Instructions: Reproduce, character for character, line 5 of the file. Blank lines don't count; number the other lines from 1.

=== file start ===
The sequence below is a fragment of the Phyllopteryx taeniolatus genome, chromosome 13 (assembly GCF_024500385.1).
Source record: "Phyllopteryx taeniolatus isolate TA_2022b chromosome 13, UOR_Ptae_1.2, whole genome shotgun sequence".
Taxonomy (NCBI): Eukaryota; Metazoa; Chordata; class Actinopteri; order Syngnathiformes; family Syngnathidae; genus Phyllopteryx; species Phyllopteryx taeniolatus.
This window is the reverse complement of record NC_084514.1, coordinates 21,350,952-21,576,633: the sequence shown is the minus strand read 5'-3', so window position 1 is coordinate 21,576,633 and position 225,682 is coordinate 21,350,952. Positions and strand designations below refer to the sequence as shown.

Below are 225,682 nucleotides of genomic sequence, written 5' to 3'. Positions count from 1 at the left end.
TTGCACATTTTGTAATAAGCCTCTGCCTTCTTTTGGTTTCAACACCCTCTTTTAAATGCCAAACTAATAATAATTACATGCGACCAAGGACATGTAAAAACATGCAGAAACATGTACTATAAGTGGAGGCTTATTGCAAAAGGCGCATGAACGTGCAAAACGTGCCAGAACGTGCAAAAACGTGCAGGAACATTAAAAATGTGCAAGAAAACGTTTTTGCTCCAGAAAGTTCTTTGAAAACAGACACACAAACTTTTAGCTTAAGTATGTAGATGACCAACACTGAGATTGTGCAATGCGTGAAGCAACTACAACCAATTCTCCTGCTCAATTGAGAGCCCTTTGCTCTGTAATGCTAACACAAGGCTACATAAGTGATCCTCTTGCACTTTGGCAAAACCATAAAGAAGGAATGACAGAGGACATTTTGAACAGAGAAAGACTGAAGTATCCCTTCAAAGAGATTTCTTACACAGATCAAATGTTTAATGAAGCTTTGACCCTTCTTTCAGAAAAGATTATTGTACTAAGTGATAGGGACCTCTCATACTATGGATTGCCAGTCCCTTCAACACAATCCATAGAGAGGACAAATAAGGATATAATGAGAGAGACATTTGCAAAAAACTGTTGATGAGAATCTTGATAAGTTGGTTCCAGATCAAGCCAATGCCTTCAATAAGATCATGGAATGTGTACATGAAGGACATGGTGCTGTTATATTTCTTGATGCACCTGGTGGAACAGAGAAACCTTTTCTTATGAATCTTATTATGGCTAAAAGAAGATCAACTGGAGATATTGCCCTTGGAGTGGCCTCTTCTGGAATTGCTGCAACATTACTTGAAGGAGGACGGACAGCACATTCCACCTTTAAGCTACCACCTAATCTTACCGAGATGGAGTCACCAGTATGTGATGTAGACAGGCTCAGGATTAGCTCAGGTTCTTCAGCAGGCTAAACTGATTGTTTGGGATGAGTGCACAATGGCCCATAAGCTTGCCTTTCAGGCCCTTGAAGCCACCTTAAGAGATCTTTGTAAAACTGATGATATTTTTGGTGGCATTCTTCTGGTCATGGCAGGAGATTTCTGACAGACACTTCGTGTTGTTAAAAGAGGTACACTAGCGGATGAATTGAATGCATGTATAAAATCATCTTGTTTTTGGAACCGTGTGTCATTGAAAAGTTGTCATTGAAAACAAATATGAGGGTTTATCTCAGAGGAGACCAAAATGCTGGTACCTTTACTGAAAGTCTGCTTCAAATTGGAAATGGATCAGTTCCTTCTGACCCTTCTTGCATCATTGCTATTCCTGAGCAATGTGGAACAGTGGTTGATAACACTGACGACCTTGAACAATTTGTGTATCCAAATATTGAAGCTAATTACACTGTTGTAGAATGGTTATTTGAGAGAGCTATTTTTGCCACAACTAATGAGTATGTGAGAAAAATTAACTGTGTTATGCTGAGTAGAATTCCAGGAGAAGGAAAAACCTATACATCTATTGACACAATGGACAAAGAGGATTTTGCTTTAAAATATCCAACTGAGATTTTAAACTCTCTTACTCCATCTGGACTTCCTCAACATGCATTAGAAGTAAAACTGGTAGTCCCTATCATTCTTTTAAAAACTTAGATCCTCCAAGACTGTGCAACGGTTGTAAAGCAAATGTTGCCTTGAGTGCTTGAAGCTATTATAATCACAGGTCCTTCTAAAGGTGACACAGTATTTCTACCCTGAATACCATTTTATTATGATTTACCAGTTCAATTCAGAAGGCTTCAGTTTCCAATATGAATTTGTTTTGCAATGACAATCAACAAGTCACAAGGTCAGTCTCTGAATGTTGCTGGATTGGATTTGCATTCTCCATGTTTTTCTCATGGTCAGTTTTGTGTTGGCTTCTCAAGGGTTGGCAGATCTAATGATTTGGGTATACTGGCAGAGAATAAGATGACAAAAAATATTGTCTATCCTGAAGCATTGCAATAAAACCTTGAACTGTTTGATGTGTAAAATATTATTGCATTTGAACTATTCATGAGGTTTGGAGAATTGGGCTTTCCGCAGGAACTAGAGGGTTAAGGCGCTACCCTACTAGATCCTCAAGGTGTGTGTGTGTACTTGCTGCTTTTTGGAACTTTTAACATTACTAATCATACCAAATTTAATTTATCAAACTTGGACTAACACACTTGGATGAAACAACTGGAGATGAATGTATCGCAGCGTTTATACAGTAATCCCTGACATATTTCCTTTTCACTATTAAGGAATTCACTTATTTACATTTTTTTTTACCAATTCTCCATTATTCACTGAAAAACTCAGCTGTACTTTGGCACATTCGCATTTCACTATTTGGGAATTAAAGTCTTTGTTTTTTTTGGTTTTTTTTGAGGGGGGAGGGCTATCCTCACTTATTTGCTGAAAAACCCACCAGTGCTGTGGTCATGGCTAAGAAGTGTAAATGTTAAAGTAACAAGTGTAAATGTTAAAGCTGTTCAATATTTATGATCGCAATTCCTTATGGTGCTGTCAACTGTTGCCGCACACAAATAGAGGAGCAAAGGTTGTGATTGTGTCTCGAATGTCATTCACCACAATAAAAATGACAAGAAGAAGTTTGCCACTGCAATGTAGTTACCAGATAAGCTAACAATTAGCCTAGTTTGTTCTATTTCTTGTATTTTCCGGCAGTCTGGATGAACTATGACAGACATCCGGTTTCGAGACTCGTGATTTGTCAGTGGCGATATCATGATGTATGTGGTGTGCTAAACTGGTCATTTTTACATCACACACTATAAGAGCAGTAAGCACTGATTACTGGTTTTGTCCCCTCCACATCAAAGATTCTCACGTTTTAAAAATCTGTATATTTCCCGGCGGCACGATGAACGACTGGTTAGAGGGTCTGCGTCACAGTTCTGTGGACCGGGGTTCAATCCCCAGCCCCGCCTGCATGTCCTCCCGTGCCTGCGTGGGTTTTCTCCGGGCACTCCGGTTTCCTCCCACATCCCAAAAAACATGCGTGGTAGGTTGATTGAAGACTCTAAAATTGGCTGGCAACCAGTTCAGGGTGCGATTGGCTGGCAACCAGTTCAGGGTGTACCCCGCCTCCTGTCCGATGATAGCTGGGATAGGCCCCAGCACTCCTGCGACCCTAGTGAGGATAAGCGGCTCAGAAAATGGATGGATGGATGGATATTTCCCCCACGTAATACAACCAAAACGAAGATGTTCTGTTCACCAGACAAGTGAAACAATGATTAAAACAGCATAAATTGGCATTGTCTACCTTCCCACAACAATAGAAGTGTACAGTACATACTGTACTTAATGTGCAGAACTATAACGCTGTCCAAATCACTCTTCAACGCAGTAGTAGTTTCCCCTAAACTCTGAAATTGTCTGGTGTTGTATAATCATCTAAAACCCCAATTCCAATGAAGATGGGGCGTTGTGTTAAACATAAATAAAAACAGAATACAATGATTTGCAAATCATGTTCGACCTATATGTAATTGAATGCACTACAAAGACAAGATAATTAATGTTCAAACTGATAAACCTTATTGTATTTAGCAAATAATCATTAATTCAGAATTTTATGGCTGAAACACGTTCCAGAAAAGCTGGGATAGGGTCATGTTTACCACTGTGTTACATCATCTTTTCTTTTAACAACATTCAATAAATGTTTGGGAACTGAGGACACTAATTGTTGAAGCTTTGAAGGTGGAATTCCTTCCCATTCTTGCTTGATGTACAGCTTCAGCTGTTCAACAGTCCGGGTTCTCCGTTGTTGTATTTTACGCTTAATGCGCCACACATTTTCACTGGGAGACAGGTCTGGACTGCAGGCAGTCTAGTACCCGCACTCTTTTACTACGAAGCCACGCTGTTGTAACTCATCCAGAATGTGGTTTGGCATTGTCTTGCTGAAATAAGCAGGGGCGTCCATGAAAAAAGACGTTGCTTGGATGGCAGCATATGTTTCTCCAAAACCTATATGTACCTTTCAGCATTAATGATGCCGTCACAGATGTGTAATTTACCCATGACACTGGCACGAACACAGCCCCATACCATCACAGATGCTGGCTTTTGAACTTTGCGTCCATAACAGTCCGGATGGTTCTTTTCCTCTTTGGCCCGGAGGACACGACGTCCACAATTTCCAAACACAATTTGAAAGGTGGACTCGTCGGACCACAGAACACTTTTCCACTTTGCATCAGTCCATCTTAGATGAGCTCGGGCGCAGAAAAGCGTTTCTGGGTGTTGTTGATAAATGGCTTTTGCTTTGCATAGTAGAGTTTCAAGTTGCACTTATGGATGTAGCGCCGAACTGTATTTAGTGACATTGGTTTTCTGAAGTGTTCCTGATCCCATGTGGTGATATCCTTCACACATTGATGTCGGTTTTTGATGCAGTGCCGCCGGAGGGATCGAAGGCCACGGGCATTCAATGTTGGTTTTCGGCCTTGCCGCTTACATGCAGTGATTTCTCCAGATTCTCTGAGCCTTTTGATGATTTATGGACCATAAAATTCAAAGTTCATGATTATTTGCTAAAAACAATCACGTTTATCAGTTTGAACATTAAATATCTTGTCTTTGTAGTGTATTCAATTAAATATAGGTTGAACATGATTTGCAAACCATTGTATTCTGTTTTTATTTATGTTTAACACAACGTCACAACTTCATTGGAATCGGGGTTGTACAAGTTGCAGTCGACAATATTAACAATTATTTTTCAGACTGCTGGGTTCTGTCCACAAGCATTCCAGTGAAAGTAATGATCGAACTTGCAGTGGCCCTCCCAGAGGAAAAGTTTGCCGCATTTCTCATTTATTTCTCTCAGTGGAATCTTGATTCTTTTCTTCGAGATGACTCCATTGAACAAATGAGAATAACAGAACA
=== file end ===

Below are 225,682 nucleotides of genomic sequence, written 5' to 3'. Positions count from 1 at the left end.